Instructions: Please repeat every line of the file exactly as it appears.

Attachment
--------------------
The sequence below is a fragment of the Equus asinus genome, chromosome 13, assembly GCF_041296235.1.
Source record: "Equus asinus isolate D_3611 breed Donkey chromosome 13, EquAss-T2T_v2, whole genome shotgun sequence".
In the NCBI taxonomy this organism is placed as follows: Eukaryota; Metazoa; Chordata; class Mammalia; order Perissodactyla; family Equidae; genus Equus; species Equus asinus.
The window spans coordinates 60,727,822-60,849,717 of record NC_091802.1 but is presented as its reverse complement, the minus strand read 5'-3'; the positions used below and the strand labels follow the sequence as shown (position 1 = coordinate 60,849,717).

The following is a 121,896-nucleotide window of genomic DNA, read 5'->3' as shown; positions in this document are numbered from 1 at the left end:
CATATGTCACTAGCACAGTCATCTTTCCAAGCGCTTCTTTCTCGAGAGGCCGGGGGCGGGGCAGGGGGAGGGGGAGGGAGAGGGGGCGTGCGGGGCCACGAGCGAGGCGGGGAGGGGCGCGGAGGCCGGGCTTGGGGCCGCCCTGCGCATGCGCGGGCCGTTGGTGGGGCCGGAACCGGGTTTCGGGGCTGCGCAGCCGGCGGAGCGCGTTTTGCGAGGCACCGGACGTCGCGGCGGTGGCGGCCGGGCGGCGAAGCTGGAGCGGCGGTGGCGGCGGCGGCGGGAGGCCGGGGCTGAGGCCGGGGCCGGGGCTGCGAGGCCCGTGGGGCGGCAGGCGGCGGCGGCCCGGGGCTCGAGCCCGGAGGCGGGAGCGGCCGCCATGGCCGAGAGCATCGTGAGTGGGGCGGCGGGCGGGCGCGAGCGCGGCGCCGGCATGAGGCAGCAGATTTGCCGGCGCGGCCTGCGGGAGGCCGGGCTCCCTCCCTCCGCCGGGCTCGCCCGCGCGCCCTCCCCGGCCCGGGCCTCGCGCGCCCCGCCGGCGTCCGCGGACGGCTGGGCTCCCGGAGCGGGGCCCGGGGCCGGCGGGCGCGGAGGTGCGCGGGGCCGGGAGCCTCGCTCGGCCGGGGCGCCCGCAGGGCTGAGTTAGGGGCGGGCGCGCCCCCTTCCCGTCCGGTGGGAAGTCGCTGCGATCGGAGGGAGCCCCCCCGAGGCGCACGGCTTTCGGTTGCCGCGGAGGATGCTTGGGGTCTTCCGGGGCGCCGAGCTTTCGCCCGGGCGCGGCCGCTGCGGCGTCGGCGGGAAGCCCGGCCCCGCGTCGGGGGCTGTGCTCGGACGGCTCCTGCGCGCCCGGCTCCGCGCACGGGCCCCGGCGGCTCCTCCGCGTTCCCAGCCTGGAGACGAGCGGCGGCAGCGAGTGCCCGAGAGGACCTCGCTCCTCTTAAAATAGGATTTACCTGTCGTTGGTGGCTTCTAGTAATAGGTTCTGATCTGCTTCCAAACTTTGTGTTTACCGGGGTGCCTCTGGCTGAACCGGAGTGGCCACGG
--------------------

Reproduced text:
The sequence below is a fragment of the Equus asinus genome, chromosome 13, assembly GCF_041296235.1.
Source record: "Equus asinus isolate D_3611 breed Donkey chromosome 13, EquAss-T2T_v2, whole genome shotgun sequence".
In the NCBI taxonomy this organism is placed as follows: Eukaryota; Metazoa; Chordata; class Mammalia; order Perissodactyla; family Equidae; genus Equus; species Equus asinus.
The window spans coordinates 60,727,822-60,849,717 of record NC_091802.1 but is presented as its reverse complement, the minus strand read 5'-3'; the positions used below and the strand labels follow the sequence as shown (position 1 = coordinate 60,849,717).

The following is a 121,896-nucleotide window of genomic DNA, read 5'->3' as shown; positions in this document are numbered from 1 at the left end:
CATATGTCACTAGCACAGTCATCTTTCCAAGCGCTTCTTTCTCGAGAGGCCGGGGGCGGGGCAGGGGGAGGGGGAGGGAGAGGGGGCGTGCGGGGCCACGAGCGAGGCGGGGAGGGGCGCGGAGGCCGGGCTTGGGGCCGCCCTGCGCATGCGCGGGCCGTTGGTGGGGCCGGAACCGGGTTTCGGGGCTGCGCAGCCGGCGGAGCGCGTTTTGCGAGGCACCGGACGTCGCGGCGGTGGCGGCCGGGCGGCGAAGCTGGAGCGGCGGTGGCGGCGGCGGCGGGAGGCCGGGGCTGAGGCCGGGGCCGGGGCTGCGAGGCCCGTGGGGCGGCAGGCGGCGGCGGCCCGGGGCTCGAGCCCGGAGGCGGGAGCGGCCGCCATGGCCGAGAGCATCGTGAGTGGGGCGGCGGGCGGGCGCGAGCGCGGCGCCGGCATGAGGCAGCAGATTTGCCGGCGCGGCCTGCGGGAGGCCGGGCTCCCTCCCTCCGCCGGGCTCGCCCGCGCGCCCTCCCCGGCCCGGGCCTCGCGCGCCCCGCCGGCGTCCGCGGACGGCTGGGCTCCCGGAGCGGGGCCCGGGGCCGGCGGGCGCGGAGGTGCGCGGGGCCGGGAGCCTCGCTCGGCCGGGGCGCCCGCAGGGCTGAGTTAGGGGCGGGCGCGCCCCCTTCCCGTCCGGTGGGAAGTCGCTGCGATCGGAGGGAGCCCCCCCGAGGCGCACGGCTTTCGGTTGCCGCGGAGGATGCTTGGGGTCTTCCGGGGCGCCGAGCTTTCGCCCGGGCGCGGCCGCTGCGGCGTCGGCGGGAAGCCCGGCCCCGCGTCGGGGGCTGTGCTCGGACGGCTCCTGCGCGCCCGGCTCCGCGCACGGGCCCCGGCGGCTCCTCCGCGTTCCCAGCCTGGAGACGAGCGGCGGCAGCGAGTGCCCGAGAGGACCTCGCTCCTCTTAAAATAGGATTTACCTGTCGTTGGTGGCTTCTAGTAATAGGTTCTGATCTGCTTCCAAACTTTGTGTTTACCGGGGTGCCTCTGGCTGAACCGGAGTGGCCACGG